Pope Benedict XVI: “Santo Subito”?

by David Salzillo Jr. '24 on January 29, 2023
Opinion Staff

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The late Christopher Hitchens once counted Pope Benedict XVI among “the three contemporary figures he most despised, along with Henry Kissinger and Osama Bin Laden” (Francis X. Rocca, Wall Street Journal, “Pope Benedict’s Passing Means Conservative Catholics Lose Their Leading Light”). Here, I will have to disagree with Hitchens. I do not believe that the late Pope Benedict is barreling down the Highway to Hell. Yet, is Pope Benedict a saint? For Catholics, that is the more pertinent question. However, to the chants of “santo subito!” (i.e., “sainthood now!”), I reply “non ancora!” (i.e., “not yet!”).  

Of course, I realize that some conservative Catholics will wage a formidable pressure campaign to canonize Pope Benedict as quickly as possible. Indeed, the chants of “santo subito!” were the same chants that led to Pope St. John Paul II’s fast-tracked canonization. None other than Pope Benedict himself waived the “five-year rule” for St. John Paul II—a rule that establishes a waiting period before one is set on the path to sainthood. At the very least, I hope that the Vatican does not do the same with Pope Benedict XVI. More than that, I would encourage the Vatican to delay his canonization for at least another 50-80 years. Even though I am a liberal Catholic—and Pope Benedict was a more conservative one—that alone is not my reason for opposing his prompt canonization.  

Now, I understand what some conservative Catholics have said about Pope Benedict. Was he a brilliant biblical scholar with great contemplative insight? Yes. Was he a misunderstood man? In some ways, yes. Still, none of this makes him a saint. For one, he lacks the heroic virtue that characterized Pope St. John Paul II’s personal life. Pope Benedict did not semi-miraculously survive an assassination attempt, nor did he precipitate the fall of communism, nor did he forgive an assassin shortly after that assassin tried to kill him. On the contrary, Vatican scandals and incompetence marked Pope Benedict’s tenure. Intense criticism about his handling of sexual abuse scandals and his rhetoric towards other religions like Islam also haunted Pope Benedict’s reign. Other than that, his papacy was actually rather unremarkable. To most people, Pope Benedict XVI, neither a saintly pope nor a devilish pope, was merely an obscure one.  

True, it would not be fair to judge Pope Benedict only by his papacy. As he himself could have told us, he was not the right man to be pope. He was a studious and introverted person who by many accounts resembled the stereotypical “cranky autodidact.” Is it any surprise he would be an ineffective pope? Yet, even when he was just Cardinal Ratzinger, his record was spotty at best. The Cardinal was responsible for almost all the worst aspects of St. John Paul II’s papacy. Leading the Congregation for the Doctrine of the Faith, he was arguably one of the most conservative members of St. John Paul II’s inner circle of advisors. Instead of fostering the spirit of innovation behind the teachings of the Second Vatican Council, he was an all-too-eager advocate of censure and strict church discipline. For example, Pope Benedict—both as cardinal and as pope—censured liberation theology, a decision that Pope Francis reversed.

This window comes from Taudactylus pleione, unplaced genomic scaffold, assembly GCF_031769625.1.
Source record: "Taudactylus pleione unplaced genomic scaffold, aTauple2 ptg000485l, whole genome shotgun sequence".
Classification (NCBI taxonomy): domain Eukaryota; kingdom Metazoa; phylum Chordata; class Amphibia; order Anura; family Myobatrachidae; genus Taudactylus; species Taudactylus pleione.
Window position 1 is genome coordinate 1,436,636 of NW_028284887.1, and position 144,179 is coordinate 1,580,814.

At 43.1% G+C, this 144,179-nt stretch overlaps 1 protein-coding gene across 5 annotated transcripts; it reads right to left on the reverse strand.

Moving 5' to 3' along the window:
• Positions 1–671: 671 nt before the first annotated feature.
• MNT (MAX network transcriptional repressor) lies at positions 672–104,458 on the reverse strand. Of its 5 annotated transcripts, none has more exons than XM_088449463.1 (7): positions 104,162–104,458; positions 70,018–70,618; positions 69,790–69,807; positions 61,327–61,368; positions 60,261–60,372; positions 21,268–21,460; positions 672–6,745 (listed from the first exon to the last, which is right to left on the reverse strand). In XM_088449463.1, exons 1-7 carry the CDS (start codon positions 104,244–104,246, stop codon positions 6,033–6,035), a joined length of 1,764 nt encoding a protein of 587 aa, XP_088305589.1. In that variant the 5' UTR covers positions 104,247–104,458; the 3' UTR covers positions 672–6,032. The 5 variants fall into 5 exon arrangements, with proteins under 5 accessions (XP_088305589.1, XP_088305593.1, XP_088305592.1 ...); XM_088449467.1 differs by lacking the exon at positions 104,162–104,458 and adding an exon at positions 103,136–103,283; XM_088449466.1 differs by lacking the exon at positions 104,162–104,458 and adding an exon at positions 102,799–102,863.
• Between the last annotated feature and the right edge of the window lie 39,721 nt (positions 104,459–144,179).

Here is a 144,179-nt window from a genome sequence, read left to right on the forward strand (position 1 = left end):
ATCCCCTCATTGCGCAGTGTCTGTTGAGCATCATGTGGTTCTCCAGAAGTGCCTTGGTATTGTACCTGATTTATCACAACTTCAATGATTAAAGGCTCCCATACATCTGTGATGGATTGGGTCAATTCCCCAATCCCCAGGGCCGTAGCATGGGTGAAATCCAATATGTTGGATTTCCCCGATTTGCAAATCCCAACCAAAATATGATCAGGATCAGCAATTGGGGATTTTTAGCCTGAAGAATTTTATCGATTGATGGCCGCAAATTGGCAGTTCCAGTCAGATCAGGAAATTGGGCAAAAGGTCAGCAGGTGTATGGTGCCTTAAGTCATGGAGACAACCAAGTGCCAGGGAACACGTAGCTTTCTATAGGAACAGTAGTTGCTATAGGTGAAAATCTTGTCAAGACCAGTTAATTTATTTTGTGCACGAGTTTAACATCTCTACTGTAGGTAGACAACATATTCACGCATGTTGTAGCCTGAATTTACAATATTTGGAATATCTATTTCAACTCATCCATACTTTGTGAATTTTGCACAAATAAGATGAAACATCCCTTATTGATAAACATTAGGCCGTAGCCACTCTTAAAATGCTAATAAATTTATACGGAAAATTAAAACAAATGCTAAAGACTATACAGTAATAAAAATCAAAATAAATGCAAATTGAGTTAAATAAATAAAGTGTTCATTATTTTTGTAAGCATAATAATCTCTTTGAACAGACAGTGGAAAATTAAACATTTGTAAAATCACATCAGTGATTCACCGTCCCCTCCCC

Are all saints perfect? No, and many had conspicuous personal flaws. Regardless, Pope Benedict’s flaws here affected his ability to fulfill his calling. He was, as all priests and bishops and cardinals and popes were, an overseer of his flock. But doesn’t overseeing the flock mean listening to their concerns, and gently nudging them along the right path? And isn’t it better to gather the flock rather than scatter them abroad? If so, I doubt that Pope Benedict is a very good moral example for pastors to follow.  

This is not to say he was an altogether terrible spiritual leader of the Catholic Church. His decision to retire from the papacy was an unprecedented and praiseworthy one. Does this strengthen the case for canonization, though? Not really. I sincerely doubt that any man would want to be a 95-year-old pope. Although I do not want to trivialize Pope Benedict’s momentous decision, it was likely not an instance of “heroic virtue.”  

Finally, Pope Benedict’s record on sexual abuse is perhaps the most problematic part of his legacy. To be sure, Pope St. John Paul II also faced questions and intense criticism regarding his handling of the sexual abuse scandals in the Catholic Church. On top of that, as conservative Catholics will surely point out, Pope Benedict enforced “more-stringent discipline for abusive clergy” than Pope St. John Paul II (Francis X. Rocca, Wall Street Journal, “Pope Benedict’s Passing Means Conservative Catholics Lose Their Leading Light”). That said, shortly before Pope Benedict’s death, the Pope Emeritus faced accusations of covering up sexual abuse. Without jumping to conclusions about these accusations, they do raise important questions. Did Pope Benedict decide to more harshly discipline clerical abusers later in his life because of lingering guilt over how he personally handled these cases in the past?  More significantly, should the Catholic Church be so eager to canonize another pope so intimately connected with the Church’s sexual abuse scandals? Wouldn’t it be better to err on the side of caution, and wait for the facts of this case—and possibly other cases—to come out? Isn’t it the least we can do for the many victims of clerical sexual abuse, after all the suffering they endured?  I am sure Pope Benedict wouldn’t mind the delay. If he is not a saint, he would applaud us for our caution and our prudence. If he is a saint, then he has everything he ever needed anyways. Heaven, after all, is much greater than a canonization ceremony.